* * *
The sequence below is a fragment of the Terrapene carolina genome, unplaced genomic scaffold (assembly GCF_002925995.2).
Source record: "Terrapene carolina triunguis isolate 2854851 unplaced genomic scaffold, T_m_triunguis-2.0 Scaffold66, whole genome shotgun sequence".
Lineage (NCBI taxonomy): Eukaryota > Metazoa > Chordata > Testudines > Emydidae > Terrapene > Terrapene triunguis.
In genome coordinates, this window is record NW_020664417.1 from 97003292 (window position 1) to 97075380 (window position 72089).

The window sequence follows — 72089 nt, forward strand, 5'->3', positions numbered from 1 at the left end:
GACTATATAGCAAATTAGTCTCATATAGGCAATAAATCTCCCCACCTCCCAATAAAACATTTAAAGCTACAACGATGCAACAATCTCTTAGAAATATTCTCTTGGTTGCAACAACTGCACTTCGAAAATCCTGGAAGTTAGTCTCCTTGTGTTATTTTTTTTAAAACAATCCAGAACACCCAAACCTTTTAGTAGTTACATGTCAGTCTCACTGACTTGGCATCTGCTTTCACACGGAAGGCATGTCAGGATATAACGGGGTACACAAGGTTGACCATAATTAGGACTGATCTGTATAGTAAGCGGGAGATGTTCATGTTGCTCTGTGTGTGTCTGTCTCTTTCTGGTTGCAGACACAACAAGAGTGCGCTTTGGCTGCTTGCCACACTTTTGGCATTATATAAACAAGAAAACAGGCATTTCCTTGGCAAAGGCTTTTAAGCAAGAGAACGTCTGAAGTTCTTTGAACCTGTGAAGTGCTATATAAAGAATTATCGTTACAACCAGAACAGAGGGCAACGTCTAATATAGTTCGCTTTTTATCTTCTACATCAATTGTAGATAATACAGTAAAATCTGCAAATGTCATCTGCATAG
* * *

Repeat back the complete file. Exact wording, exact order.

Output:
The sequence below is a fragment of the Terrapene carolina genome, unplaced genomic scaffold (assembly GCF_002925995.2).
Source record: "Terrapene carolina triunguis isolate 2854851 unplaced genomic scaffold, T_m_triunguis-2.0 Scaffold66, whole genome shotgun sequence".
Lineage (NCBI taxonomy): Eukaryota > Metazoa > Chordata > Testudines > Emydidae > Terrapene > Terrapene triunguis.
In genome coordinates, this window is record NW_020664417.1 from 97003292 (window position 1) to 97075380 (window position 72089).

The window sequence follows — 72089 nt, forward strand, 5'->3', positions numbered from 1 at the left end:
GACTATATAGCAAATTAGTCTCATATAGGCAATAAATCTCCCCACCTCCCAATAAAACATTTAAAGCTACAACGATGCAACAATCTCTTAGAAATATTCTCTTGGTTGCAACAACTGCACTTCGAAAATCCTGGAAGTTAGTCTCCTTGTGTTATTTTTTTTAAAACAATCCAGAACACCCAAACCTTTTAGTAGTTACATGTCAGTCTCACTGACTTGGCATCTGCTTTCACACGGAAGGCATGTCAGGATATAACGGGGTACACAAGGTTGACCATAATTAGGACTGATCTGTATAGTAAGCGGGAGATGTTCATGTTGCTCTGTGTGTGTCTGTCTCTTTCTGGTTGCAGACACAACAAGAGTGCGCTTTGGCTGCTTGCCACACTTTTGGCATTATATAAACAAGAAAACAGGCATTTCCTTGGCAAAGGCTTTTAAGCAAGAGAACGTCTGAAGTTCTTTGAACCTGTGAAGTGCTATATAAAGAATTATCGTTACAACCAGAACAGAGGGCAACGTCTAATATAGTTCGCTTTTTATCTTCTACATCAATTGTAGATAATACAGTAAAATCTGCAAATGTCATCTGCATAG